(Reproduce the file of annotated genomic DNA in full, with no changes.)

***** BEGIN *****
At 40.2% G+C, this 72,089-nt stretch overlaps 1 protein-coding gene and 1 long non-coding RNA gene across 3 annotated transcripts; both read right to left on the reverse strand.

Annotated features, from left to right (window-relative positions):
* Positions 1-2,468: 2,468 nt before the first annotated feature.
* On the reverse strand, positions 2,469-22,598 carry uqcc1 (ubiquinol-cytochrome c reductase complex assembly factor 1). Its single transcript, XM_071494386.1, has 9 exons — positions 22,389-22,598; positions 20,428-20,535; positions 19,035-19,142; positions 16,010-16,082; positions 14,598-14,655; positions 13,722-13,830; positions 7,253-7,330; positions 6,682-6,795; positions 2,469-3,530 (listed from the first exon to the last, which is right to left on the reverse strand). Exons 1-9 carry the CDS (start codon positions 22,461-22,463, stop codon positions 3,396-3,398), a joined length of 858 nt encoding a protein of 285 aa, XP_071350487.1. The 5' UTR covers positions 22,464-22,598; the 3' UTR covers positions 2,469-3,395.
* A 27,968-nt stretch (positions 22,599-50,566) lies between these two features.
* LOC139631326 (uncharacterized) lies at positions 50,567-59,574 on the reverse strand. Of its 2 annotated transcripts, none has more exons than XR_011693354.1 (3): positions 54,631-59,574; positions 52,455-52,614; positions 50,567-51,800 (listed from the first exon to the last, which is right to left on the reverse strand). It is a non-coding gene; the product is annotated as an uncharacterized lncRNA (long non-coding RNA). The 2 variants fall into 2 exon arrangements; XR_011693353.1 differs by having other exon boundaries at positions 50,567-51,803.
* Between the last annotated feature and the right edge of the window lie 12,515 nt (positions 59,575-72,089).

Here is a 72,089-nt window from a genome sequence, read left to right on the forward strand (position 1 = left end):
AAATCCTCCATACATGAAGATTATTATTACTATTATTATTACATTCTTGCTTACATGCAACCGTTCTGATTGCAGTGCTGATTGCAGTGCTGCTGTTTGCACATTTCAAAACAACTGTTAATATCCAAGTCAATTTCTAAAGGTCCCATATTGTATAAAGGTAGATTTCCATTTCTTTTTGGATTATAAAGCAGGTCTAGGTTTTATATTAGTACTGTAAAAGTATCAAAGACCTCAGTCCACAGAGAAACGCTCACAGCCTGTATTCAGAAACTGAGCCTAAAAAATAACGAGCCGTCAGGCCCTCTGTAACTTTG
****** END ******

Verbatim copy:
At 40.2% G+C, this 72,089-nt stretch overlaps 1 protein-coding gene and 1 long non-coding RNA gene across 3 annotated transcripts; both read right to left on the reverse strand.

Annotated features, from left to right (window-relative positions):
* Positions 1-2,468: 2,468 nt before the first annotated feature.
* On the reverse strand, positions 2,469-22,598 carry uqcc1 (ubiquinol-cytochrome c reductase complex assembly factor 1). Its single transcript, XM_071494386.1, has 9 exons — positions 22,389-22,598; positions 20,428-20,535; positions 19,035-19,142; positions 16,010-16,082; positions 14,598-14,655; positions 13,722-13,830; positions 7,253-7,330; positions 6,682-6,795; positions 2,469-3,530 (listed from the first exon to the last, which is right to left on the reverse strand). Exons 1-9 carry the CDS (start codon positions 22,461-22,463, stop codon positions 3,396-3,398), a joined length of 858 nt encoding a protein of 285 aa, XP_071350487.1. The 5' UTR covers positions 22,464-22,598; the 3' UTR covers positions 2,469-3,395.
* A 27,968-nt stretch (positions 22,599-50,566) lies between these two features.
* LOC139631326 (uncharacterized) lies at positions 50,567-59,574 on the reverse strand. Of its 2 annotated transcripts, none has more exons than XR_011693354.1 (3): positions 54,631-59,574; positions 52,455-52,614; positions 50,567-51,800 (listed from the first exon to the last, which is right to left on the reverse strand). It is a non-coding gene; the product is annotated as an uncharacterized lncRNA (long non-coding RNA). The 2 variants fall into 2 exon arrangements; XR_011693353.1 differs by having other exon boundaries at positions 50,567-51,803.
* Between the last annotated feature and the right edge of the window lie 12,515 nt (positions 59,575-72,089).

Here is a 72,089-nt window from a genome sequence, read left to right on the forward strand (position 1 = left end):
AAATCCTCCATACATGAAGATTATTATTACTATTATTATTACATTCTTGCTTACATGCAACCGTTCTGATTGCAGTGCTGATTGCAGTGCTGCTGTTTGCACATTTCAAAACAACTGTTAATATCCAAGTCAATTTCTAAAGGTCCCATATTGTATAAAGGTAGATTTCCATTTCTTTTTGGATTATAAAGCAGGTCTAGGTTTTATATTAGTACTGTAAAAGTATCAAAGACCTCAGTCCACAGAGAAACGCTCACAGCCTGTATTCAGAAACTGAGCCTAAAAAATAACGAGCCGTCAGGCCCTCTGTAACTTTG